While at a new media panel during the A3C festival, I met the author of militant hip hop cultural commentary, Omar Burgess of Hip-Hop DX (HHDX). He is one of the authoritative voices for hip-hop in our generation, and I reached out to him with hopes that he would share some of his wisdom… For this closed session, Omar shared tidbits on his top 3 lessons learned while working in the industry, how he went about developing his editorial talent, connecting with HHDX and how he gave his opinion worth.
Omar: “Top three lessons… It’s an INDUSTRY in every sense of the word. So don’t necessarily try to befriend artists or peers for that matter, because you may end up disappointed. With that said, being true to yourself, your craft the culture can yield some organic friendships and business partnerships. And those are what you should shoot for. Honesty and professionalism go a long way. To this day, there are dozens of people I wouldn’t dare consider friends. But we’re up front with each other and have mutually beneficial understandings because we know which lines not to cross.
Any talent people may think I have is a byproduct of good, old-fashioned Journalism School, hard work and dumb luck or being blessed. A lot of the things professors taught during those days (i.e. the inverted pyramid writing style) are almost obsolete now. But basic things like fact-checking, proper sentence structure and knowing what makes for a compelling read never go out of style.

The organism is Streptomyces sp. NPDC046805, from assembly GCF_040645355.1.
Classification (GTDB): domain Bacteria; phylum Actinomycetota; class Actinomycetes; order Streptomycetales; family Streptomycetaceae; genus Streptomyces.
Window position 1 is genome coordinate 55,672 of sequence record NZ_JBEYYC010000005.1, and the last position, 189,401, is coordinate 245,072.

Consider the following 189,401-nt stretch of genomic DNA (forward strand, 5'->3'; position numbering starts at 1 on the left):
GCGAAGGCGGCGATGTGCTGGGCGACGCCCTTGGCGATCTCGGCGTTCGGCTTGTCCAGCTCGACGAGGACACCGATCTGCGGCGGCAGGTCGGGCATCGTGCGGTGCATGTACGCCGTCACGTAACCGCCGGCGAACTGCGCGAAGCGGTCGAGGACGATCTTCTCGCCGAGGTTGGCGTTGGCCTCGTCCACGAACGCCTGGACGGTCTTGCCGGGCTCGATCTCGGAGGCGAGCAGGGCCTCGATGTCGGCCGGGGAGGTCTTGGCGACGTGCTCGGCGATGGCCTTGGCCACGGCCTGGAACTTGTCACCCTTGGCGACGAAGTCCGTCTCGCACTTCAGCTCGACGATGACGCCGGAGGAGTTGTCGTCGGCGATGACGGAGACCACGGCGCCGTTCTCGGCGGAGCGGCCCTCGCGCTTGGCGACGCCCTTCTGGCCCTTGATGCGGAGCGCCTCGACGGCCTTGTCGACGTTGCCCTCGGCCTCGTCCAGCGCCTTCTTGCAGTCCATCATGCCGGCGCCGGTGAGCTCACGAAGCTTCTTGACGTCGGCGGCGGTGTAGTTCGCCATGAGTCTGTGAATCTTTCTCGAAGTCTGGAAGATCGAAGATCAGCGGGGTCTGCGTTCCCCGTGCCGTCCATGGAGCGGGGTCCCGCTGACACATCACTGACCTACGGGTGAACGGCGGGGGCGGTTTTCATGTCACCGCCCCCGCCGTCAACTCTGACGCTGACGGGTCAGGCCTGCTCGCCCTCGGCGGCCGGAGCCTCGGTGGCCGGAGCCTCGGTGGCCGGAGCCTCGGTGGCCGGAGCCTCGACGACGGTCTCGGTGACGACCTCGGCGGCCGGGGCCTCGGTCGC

I owe a huge debt of gratitude to our Editor-In-Chief, Jake Paine, our Senior Writer Paul Arnold and Big Fella “The Hustlin’ Gourmet.” Paul was interviewing Big Fella for an assignment and Big Fella mentioned my name. That led to an informal introduction to both Paul and Jake (we were all contributing to AllHipHop at one time), and the rest is history. On a random side note, I was working at a Kroger deli during my senior year in college at the time. I had a habit of sneaking GQ and Esquire magazines to the back when things got slow, and I would study the format and tone of their feature articles as if they were textbooks.
Like many of our core readers, I’ve been a Hip Hop junkie since my mom caught me listening to NWA’s “Dopeman” back in elementary. I’m not sure what makes anyone an authority other than experience and dedication. But in close to a decade covering Hip Hop music and culture, the artists I interview and critique on a daily basis recognize that the work my peers and I do at DX adds something of value to the culture. And, when they’re not trashing us in the comment section, many of the millions of people that visit our site say the same thing.”
—Follow Omar on twitter: @FourFingerRings